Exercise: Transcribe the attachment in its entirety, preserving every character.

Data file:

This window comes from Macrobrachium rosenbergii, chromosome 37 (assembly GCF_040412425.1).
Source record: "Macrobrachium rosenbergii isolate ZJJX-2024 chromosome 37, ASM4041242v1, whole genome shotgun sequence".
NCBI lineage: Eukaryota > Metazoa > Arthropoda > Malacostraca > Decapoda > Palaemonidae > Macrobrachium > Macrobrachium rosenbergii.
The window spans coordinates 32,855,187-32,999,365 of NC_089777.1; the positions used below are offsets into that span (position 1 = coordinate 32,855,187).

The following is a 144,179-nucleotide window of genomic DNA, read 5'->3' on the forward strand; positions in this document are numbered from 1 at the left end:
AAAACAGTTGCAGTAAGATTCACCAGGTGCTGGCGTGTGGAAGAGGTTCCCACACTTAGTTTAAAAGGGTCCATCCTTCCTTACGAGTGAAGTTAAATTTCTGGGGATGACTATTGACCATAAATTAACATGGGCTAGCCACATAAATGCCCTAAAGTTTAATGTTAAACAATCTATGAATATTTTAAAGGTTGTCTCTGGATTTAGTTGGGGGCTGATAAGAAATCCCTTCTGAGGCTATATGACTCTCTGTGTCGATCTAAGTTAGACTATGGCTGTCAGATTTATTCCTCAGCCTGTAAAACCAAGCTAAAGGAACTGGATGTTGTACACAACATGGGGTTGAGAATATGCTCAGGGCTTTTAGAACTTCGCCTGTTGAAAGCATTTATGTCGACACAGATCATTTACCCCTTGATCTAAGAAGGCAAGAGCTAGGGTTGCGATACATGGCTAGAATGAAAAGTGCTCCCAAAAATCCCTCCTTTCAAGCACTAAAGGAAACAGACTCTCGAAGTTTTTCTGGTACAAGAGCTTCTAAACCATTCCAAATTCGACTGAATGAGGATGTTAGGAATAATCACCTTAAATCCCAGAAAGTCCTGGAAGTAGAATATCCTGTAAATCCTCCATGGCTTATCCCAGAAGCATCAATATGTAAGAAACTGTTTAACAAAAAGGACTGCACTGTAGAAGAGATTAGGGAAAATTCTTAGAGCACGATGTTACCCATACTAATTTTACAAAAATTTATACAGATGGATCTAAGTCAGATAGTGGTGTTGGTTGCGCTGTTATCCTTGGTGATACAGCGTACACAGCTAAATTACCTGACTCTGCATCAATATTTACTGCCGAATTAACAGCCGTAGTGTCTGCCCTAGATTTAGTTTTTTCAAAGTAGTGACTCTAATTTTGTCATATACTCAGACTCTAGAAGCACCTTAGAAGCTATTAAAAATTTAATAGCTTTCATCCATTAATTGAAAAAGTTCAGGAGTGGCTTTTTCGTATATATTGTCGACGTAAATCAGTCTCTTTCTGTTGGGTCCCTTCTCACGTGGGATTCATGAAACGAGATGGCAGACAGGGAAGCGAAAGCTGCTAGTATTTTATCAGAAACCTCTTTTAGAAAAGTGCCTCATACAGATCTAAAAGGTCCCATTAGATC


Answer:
This window comes from Macrobrachium rosenbergii, chromosome 37 (assembly GCF_040412425.1).
Source record: "Macrobrachium rosenbergii isolate ZJJX-2024 chromosome 37, ASM4041242v1, whole genome shotgun sequence".
NCBI lineage: Eukaryota > Metazoa > Arthropoda > Malacostraca > Decapoda > Palaemonidae > Macrobrachium > Macrobrachium rosenbergii.
The window spans coordinates 32,855,187-32,999,365 of NC_089777.1; the positions used below are offsets into that span (position 1 = coordinate 32,855,187).

The following is a 144,179-nucleotide window of genomic DNA, read 5'->3' on the forward strand; positions in this document are numbered from 1 at the left end:
AAAACAGTTGCAGTAAGATTCACCAGGTGCTGGCGTGTGGAAGAGGTTCCCACACTTAGTTTAAAAGGGTCCATCCTTCCTTACGAGTGAAGTTAAATTTCTGGGGATGACTATTGACCATAAATTAACATGGGCTAGCCACATAAATGCCCTAAAGTTTAATGTTAAACAATCTATGAATATTTTAAAGGTTGTCTCTGGATTTAGTTGGGGGCTGATAAGAAATCCCTTCTGAGGCTATATGACTCTCTGTGTCGATCTAAGTTAGACTATGGCTGTCAGATTTATTCCTCAGCCTGTAAAACCAAGCTAAAGGAACTGGATGTTGTACACAACATGGGGTTGAGAATATGCTCAGGGCTTTTAGAACTTCGCCTGTTGAAAGCATTTATGTCGACACAGATCATTTACCCCTTGATCTAAGAAGGCAAGAGCTAGGGTTGCGATACATGGCTAGAATGAAAAGTGCTCCCAAAAATCCCTCCTTTCAAGCACTAAAGGAAACAGACTCTCGAAGTTTTTCTGGTACAAGAGCTTCTAAACCATTCCAAATTCGACTGAATGAGGATGTTAGGAATAATCACCTTAAATCCCAGAAAGTCCTGGAAGTAGAATATCCTGTAAATCCTCCATGGCTTATCCCAGAAGCATCAATATGTAAGAAACTGTTTAACAAAAAGGACTGCACTGTAGAAGAGATTAGGGAAAATTCTTAGAGCACGATGTTACCCATACTAATTTTACAAAAATTTATACAGATGGATCTAAGTCAGATAGTGGTGTTGGTTGCGCTGTTATCCTTGGTGATACAGCGTACACAGCTAAATTACCTGACTCTGCATCAATATTTACTGCCGAATTAACAGCCGTAGTGTCTGCCCTAGATTTAGTTTTTTCAAAGTAGTGACTCTAATTTTGTCATATACTCAGACTCTAGAAGCACCTTAGAAGCTATTAAAAATTTAATAGCTTTCATCCATTAATTGAAAAAGTTCAGGAGTGGCTTTTTCGTATATATTGTCGACGTAAATCAGTCTCTTTCTGTTGGGTCCCTTCTCACGTGGGATTCATGAAACGAGATGGCAGACAGGGAAGCGAAAGCTGCTAGTATTTTATCAGAAACCTCTTTTAGAAAAGTGCCTCATACAGATCTAAAAGGTCCCATTAGATC